Elusive Truths

Paula LabrotBy Paula Labrot

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Elusive Truths
Last November I told G that I dreaded 2020. “Why?” he asked. Because this election year is going to be so ugly, so divisive, so intellectually bereft, so …. mean.” And here we are. In the middle of it. And it’s ugly, divisive, intellectually bereft and very, very mean. We are being bombarded with so much disinformation and propaganda that people don’t know whom to listen to, whom to trust. This gives Big Tech a frightening amount power over the perceptions of the public, most of whom are pretty unsophisticated users of social media and info-tech. So, here are some ideas to help you navigate the onslaught of information aimed at you each day. BROWSERS Browsers are your search engines. Most people use Google. Have you ever noticed when you seek information about an issue or politician how the top stories all have the same slant? Positive or negative. Right or left. Well, your browser keeps track of you online…what sites you visit, whom you donate to, what products you buy etc. The algorithms running the search engine sort your adventures online and make a profile of what they think your likes and dislikes are. So, depending if you visit Fox or CNN, you’ll get news and information that suit that particular slant. That is called a filter bubble. You hear no dissent, just echoes. BRAVE is a new kind of browser designed to give the user power over his or her privacy. According to vpn.com, “Brave is a web browser which seeks to treat each user as an individual, instead of a product.” Your web-footprint is much more private and your personal data much more secure from being harvested and sold. Brave has an open-source, transparent culture, dedicated to open, unfiltered browsing experiences. Check it out at Brave.com. REFERENCE INFORMATION Wikipedia is a crowd-sourced encyclopedia. There is a lot good about Wikipedia, but their own disclaimer review of itself denies its reliability. “Wikipedia can be edited by anyone at any time. This means that any information it contains at any particular time could be “vandalized”, a work in progress, or just plain wrong. Biographies of living persons, subjects that happen to be in the news, and politically or culturally contentious topics are especially vulnerable to these issues. Edits on Wikipedia that are in error may eventually be fixed. However, because Wikipedia is a volunteer-run project, it cannot monitor every contribution all the time. There are many errors that remain unnoticed for days, weeks, months, or even years. Therefore, Wikipedia should not be considered a definitive source in and of itself.” Best to check other reference sites along with Wikipedia. Infogalactic is another, excellent reference site. Their “primary requirements are for the information contributed to be true, relevant, and verifiable, rather than cited from a so-called “published reliable source”, since experience has proven how reliance upon the latter can be easily gamed by editors and administrators alike. There is no culture of notability, ideology, or deletionism at Infogalactic.” I sure like that, and I use both sites when seeking reference information as a way of fact-checking. SOCIAL MEDIA Don’t start me. Twitter, Instagram, Facebook, Google, Microsoft, Apple….all of them are on my resentment list. They took the beautiful, pristine world wide web and made it into a cesspool of greed and betrayal. They sold out their users collecting private data and selling profiles to marketing companies who use that information to manipulate and puppetize the public. They sold out American jobs and security to gain access to the Chinese market share. Worse, they sold out human beings by bending to censorship and surveillance in China and of the world beyond. They went for profit over everything. Shame, shame on them. That soulless greed is opening the door for new platforms that are attractive to people sickened by the Tech Giants. One new social network is Gab.ai. They describe themselves as “a social network that champions free speech, individual liberty, and the free flow of information online. All are welcome.” Your privacy is respected, and you, as the user, are meant to be in charge of your profile and data online. It’s raw (no one filtering for you, so be prepared to be upset), uncensored, and eclectic. FACT CHECKING Fact checking sites can be biased. Before you pass information on, check it! When you have a piece of information to fact check, go to at least three reliable sources. Check the credentials of the authors of the material you are reading. Do they work for reputable sources? Have they authored any other material? If a quote is given, Google it and check the context. Check Google Statistic to see if anyone else is reporting on the subject. Cross check with another browser. Factcheck.org, Snopes, Politifact, Open Secrets, Science Feedback, and Media Research Center are recommended fact-checking sites. The thing is you have to check a few to get a good fact check result. TRUST AND VERIFY? NO, JUST VERIFY Ultimately, truth is hard to come by these days. Hope this helps a little. Relish diversity, especially of ideas! Vamos a ver!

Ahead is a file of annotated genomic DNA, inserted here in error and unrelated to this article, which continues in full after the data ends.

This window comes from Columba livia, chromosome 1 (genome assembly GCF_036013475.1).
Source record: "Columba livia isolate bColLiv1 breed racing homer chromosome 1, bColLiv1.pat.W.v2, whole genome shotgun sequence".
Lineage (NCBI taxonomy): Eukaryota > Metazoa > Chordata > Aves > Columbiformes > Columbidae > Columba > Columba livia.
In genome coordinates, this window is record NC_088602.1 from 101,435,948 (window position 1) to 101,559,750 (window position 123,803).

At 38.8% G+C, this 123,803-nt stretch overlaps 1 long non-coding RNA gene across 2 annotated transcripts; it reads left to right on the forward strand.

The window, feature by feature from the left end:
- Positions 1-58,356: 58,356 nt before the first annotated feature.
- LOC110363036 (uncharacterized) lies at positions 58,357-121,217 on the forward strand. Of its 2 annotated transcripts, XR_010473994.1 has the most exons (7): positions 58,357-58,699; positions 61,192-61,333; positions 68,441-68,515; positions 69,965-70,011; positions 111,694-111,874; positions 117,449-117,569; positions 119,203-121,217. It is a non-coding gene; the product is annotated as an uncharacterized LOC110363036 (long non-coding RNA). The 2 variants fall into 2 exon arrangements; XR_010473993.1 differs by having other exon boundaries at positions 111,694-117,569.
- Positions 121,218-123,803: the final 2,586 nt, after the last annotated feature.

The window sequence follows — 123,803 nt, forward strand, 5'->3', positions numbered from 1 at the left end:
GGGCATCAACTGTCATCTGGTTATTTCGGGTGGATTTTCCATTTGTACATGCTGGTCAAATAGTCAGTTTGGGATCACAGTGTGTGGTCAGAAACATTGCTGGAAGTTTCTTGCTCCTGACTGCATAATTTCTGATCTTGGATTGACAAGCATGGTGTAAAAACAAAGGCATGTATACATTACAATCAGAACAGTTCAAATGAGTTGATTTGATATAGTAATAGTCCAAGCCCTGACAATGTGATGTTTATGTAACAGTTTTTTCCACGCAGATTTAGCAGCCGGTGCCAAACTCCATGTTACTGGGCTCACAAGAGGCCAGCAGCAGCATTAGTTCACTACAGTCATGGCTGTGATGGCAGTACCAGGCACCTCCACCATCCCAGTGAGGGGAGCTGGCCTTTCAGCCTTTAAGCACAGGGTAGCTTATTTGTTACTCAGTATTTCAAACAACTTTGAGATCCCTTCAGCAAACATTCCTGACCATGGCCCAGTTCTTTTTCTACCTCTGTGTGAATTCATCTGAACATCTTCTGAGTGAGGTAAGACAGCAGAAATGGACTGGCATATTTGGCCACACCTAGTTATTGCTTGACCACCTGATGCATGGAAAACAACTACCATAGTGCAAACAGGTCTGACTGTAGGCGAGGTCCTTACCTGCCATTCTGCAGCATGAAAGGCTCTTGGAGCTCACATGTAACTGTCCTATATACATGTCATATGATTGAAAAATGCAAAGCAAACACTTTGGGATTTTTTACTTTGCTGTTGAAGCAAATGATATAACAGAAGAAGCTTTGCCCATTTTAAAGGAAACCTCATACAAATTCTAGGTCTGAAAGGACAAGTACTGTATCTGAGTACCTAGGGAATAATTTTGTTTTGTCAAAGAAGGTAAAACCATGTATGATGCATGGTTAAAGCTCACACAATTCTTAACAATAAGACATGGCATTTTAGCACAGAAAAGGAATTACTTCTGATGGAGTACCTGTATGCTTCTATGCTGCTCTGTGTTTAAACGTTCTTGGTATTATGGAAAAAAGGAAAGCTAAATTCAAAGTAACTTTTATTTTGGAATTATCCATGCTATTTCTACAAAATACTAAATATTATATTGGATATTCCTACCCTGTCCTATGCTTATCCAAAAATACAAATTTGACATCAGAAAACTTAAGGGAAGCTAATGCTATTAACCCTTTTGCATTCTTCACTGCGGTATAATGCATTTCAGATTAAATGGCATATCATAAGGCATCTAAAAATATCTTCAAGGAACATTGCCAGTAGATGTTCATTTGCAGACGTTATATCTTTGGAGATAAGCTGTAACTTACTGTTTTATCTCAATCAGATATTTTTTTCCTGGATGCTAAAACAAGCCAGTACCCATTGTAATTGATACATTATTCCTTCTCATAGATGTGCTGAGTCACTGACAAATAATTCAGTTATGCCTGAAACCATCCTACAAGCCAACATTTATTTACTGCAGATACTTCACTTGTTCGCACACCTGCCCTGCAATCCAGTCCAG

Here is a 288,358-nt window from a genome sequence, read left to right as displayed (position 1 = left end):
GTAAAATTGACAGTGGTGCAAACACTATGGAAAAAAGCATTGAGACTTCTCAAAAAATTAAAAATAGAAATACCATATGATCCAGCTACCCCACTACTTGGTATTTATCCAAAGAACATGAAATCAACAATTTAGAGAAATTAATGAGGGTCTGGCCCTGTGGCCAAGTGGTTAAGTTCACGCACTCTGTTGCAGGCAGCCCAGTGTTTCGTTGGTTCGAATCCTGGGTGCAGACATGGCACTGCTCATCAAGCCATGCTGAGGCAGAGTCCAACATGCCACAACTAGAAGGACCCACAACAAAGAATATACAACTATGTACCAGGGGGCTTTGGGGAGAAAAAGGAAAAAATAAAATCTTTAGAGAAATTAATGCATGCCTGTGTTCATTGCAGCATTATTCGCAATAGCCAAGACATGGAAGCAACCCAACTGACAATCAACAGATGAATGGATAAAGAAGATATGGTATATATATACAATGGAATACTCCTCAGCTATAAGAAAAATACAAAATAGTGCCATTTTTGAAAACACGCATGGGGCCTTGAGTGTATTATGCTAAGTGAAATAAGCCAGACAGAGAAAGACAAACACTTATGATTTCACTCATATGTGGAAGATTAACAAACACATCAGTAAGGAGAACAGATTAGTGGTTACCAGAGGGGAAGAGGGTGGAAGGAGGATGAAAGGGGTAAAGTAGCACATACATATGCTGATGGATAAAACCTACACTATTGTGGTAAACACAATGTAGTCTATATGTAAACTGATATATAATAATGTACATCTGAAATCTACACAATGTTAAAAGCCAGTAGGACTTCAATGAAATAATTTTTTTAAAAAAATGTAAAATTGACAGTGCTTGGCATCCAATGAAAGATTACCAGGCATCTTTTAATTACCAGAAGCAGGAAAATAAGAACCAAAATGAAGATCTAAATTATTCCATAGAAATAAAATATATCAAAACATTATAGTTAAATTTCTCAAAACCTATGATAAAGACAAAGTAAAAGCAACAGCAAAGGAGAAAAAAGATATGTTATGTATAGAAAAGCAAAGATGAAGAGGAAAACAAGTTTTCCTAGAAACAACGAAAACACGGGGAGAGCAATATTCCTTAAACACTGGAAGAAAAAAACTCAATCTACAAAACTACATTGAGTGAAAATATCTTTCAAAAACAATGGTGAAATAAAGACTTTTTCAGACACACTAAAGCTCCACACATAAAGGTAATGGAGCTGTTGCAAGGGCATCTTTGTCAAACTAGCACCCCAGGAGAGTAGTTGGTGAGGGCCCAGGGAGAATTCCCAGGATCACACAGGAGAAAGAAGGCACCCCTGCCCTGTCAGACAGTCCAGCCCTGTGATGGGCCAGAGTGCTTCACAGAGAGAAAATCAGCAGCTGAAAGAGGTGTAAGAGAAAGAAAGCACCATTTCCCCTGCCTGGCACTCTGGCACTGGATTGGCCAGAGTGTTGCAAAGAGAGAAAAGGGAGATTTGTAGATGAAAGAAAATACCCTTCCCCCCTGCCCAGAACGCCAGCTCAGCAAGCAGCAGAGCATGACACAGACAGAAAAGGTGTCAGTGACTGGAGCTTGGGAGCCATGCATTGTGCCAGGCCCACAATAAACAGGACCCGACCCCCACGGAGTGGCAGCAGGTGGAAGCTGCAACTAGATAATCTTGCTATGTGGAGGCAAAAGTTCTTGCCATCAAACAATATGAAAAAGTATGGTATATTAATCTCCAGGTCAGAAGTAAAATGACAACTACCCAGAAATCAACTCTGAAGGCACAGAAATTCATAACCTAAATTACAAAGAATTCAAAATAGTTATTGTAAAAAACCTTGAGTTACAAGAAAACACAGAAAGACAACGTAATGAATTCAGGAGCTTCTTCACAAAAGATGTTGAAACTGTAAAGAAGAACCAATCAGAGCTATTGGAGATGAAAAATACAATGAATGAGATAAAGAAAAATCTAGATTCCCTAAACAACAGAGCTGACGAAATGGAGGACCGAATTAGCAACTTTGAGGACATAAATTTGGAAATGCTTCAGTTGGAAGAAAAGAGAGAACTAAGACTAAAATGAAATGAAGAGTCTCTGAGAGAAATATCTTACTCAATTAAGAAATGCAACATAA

Paula Labrot

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July 24, 2020